The Restoration of the Lochiel Schoolhouse

A celebration was held on April 2th, 2022 marking the end of a twelve-year-long restoration project. A brief history of how that milestone came about. The Lochiel Schoolhouse is located in Lochiel, Arizona, along the international border with Mexico. This location served as a port of entry until 1983 and was formerly known as La Noria. It was once a thriving community but since the late 20th century has declined to less than 10 people.

The Lochiel School District can be traced back to 1882 when it was known as the La Noria School District. The schoolhouse building was deeded to the school district in 1911 by Clotilde Carey who owned the homestead where the school building was located. This one-room adobe schoolhouse served the community until circa 1983 when the Lochiel School District was abandoned to the Patagonia Elementary School District. Shortly thereafter the school district offered the property for sale under the condition that the schoolhouse is maintained as a historic building. No offers were received at the time.


In January 2009, the Patagonia Elementary School District called for a special meeting on the Lochiel Schoolhouse after receiving strong recommendations from Maureen and Onofre De La Ossa to do so. Maureen and Onofre lived nearby at the San Antonio Ranch and both attended the school as students. Attending that meeting in January 2009 were Patagonia neighbors German Quiroga and Ralph Schmitt who decided after the meeting to organize a group to preserve and maintain the Lochiel Schoolhouse. Fortunately, there was an organization already established, The Patagonia Museum, whose mission was to preserve and collect the history and culture of eastern Santa Cruz County which included the San Rafael Valley where the schoolhouse is situated. Ralph and German joined The Patagonia Museum as officers in June of 2009 with the intent to preserve the Lochiel Schoolhouse.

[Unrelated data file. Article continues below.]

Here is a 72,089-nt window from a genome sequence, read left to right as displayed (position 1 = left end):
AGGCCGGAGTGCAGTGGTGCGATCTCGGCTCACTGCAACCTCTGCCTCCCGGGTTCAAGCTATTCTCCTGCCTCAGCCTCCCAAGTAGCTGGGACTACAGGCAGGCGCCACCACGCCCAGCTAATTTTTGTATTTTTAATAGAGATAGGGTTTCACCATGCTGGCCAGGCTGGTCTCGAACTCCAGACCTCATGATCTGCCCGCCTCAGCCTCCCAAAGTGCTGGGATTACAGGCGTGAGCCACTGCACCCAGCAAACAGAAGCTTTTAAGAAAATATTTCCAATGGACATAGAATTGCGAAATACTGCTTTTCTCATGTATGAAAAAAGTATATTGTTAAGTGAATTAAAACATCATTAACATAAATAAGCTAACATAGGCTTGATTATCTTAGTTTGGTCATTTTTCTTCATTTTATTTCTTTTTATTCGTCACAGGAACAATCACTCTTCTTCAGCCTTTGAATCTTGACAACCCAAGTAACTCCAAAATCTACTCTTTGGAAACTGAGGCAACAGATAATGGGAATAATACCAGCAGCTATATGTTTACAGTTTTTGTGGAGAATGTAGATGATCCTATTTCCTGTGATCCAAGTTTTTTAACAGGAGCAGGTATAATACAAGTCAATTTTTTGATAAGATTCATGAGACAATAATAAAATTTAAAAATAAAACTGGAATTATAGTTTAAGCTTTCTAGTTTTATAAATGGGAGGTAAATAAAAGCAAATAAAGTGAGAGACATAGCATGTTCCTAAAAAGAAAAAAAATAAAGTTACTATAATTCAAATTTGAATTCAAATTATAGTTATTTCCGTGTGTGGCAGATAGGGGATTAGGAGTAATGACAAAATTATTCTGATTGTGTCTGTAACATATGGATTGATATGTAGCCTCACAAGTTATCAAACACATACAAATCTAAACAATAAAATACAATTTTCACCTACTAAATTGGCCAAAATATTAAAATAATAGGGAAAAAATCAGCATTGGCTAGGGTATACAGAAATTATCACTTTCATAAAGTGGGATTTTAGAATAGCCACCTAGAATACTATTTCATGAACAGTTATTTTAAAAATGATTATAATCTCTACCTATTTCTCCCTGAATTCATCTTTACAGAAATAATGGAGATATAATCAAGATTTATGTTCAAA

The Lochiel Schoolhouse project began in September 2010 when the Patagonia Elementary School District leased the property to The Patagonia Museum. The rental agreement stipulates that the Museum maintain and insure the property as payment for the use of the schoolhouse property.

After signing the lease agreement with the Patagonia School District in September 2010, workdays were established on a monthly basis, usually the last Saturday of the month. Over 200 individuals would volunteer their time to do whatever was required at the time. Initially, there was a lot of cleanup of debris and broken windows.

Windows and doors were installed, stucco was patched, new wood flooring was installed and the work continues today to maintain this historic building for future generations.